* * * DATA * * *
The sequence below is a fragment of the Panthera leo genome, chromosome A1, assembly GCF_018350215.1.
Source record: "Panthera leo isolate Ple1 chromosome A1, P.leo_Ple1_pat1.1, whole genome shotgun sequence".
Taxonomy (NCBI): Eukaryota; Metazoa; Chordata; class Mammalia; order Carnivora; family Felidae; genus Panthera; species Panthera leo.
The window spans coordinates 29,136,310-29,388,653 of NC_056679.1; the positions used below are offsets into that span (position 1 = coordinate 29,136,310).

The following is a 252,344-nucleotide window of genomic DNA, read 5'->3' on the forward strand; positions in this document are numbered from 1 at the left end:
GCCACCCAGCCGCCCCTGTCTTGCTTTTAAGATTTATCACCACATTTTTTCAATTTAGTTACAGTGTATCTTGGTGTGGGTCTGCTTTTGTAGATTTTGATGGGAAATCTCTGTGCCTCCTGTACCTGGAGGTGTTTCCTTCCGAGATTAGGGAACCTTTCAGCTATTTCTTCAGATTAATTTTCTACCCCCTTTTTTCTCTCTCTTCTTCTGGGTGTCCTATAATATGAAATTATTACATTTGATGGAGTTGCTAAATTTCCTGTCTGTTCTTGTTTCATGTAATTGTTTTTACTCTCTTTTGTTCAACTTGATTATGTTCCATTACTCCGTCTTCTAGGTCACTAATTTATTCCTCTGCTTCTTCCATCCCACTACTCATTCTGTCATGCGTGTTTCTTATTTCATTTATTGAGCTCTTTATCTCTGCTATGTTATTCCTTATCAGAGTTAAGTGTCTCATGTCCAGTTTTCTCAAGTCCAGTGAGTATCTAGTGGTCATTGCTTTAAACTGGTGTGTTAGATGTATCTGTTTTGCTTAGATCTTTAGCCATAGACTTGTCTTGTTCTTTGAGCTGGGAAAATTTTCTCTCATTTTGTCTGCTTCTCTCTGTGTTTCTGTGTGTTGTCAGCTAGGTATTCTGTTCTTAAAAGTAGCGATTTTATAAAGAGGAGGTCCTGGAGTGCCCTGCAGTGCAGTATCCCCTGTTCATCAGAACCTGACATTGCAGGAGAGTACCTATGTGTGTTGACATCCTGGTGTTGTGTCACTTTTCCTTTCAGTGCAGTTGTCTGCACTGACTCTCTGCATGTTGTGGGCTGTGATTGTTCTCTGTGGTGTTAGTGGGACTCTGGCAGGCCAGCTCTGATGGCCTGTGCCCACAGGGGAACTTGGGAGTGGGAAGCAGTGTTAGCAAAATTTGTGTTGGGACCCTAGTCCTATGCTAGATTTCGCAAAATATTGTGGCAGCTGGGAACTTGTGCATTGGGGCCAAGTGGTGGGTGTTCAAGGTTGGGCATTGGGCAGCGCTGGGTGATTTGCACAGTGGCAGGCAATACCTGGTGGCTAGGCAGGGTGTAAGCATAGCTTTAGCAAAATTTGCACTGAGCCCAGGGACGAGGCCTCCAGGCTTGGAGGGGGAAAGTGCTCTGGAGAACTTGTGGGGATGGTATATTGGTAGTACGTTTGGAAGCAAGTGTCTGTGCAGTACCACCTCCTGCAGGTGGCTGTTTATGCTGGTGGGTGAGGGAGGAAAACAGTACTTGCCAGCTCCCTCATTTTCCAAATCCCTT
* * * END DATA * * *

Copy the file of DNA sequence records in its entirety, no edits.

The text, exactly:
The sequence below is a fragment of the Panthera leo genome, chromosome A1, assembly GCF_018350215.1.
Source record: "Panthera leo isolate Ple1 chromosome A1, P.leo_Ple1_pat1.1, whole genome shotgun sequence".
Taxonomy (NCBI): Eukaryota; Metazoa; Chordata; class Mammalia; order Carnivora; family Felidae; genus Panthera; species Panthera leo.
The window spans coordinates 29,136,310-29,388,653 of NC_056679.1; the positions used below are offsets into that span (position 1 = coordinate 29,136,310).

The following is a 252,344-nucleotide window of genomic DNA, read 5'->3' on the forward strand; positions in this document are numbered from 1 at the left end:
GCCACCCAGCCGCCCCTGTCTTGCTTTTAAGATTTATCACCACATTTTTTCAATTTAGTTACAGTGTATCTTGGTGTGGGTCTGCTTTTGTAGATTTTGATGGGAAATCTCTGTGCCTCCTGTACCTGGAGGTGTTTCCTTCCGAGATTAGGGAACCTTTCAGCTATTTCTTCAGATTAATTTTCTACCCCCTTTTTTCTCTCTCTTCTTCTGGGTGTCCTATAATATGAAATTATTACATTTGATGGAGTTGCTAAATTTCCTGTCTGTTCTTGTTTCATGTAATTGTTTTTACTCTCTTTTGTTCAACTTGATTATGTTCCATTACTCCGTCTTCTAGGTCACTAATTTATTCCTCTGCTTCTTCCATCCCACTACTCATTCTGTCATGCGTGTTTCTTATTTCATTTATTGAGCTCTTTATCTCTGCTATGTTATTCCTTATCAGAGTTAAGTGTCTCATGTCCAGTTTTCTCAAGTCCAGTGAGTATCTAGTGGTCATTGCTTTAAACTGGTGTGTTAGATGTATCTGTTTTGCTTAGATCTTTAGCCATAGACTTGTCTTGTTCTTTGAGCTGGGAAAATTTTCTCTCATTTTGTCTGCTTCTCTCTGTGTTTCTGTGTGTTGTCAGCTAGGTATTCTGTTCTTAAAAGTAGCGATTTTATAAAGAGGAGGTCCTGGAGTGCCCTGCAGTGCAGTATCCCCTGTTCATCAGAACCTGACATTGCAGGAGAGTACCTATGTGTGTTGACATCCTGGTGTTGTGTCACTTTTCCTTTCAGTGCAGTTGTCTGCACTGACTCTCTGCATGTTGTGGGCTGTGATTGTTCTCTGTGGTGTTAGTGGGACTCTGGCAGGCCAGCTCTGATGGCCTGTGCCCACAGGGGAACTTGGGAGTGGGAAGCAGTGTTAGCAAAATTTGTGTTGGGACCCTAGTCCTATGCTAGATTTCGCAAAATATTGTGGCAGCTGGGAACTTGTGCATTGGGGCCAAGTGGTGGGTGTTCAAGGTTGGGCATTGGGCAGCGCTGGGTGATTTGCACAGTGGCAGGCAATACCTGGTGGCTAGGCAGGGTGTAAGCATAGCTTTAGCAAAATTTGCACTGAGCCCAGGGACGAGGCCTCCAGGCTTGGAGGGGGAAAGTGCTCTGGAGAACTTGTGGGGATGGTATATTGGTAGTACGTTTGGAAGCAAGTGTCTGTGCAGTACCACCTCCTGCAGGTGGCTGTTTATGCTGGTGGGTGAGGGAGGAAAACAGTACTTGCCAGCTCCCTCATTTTCCAAATCCCTT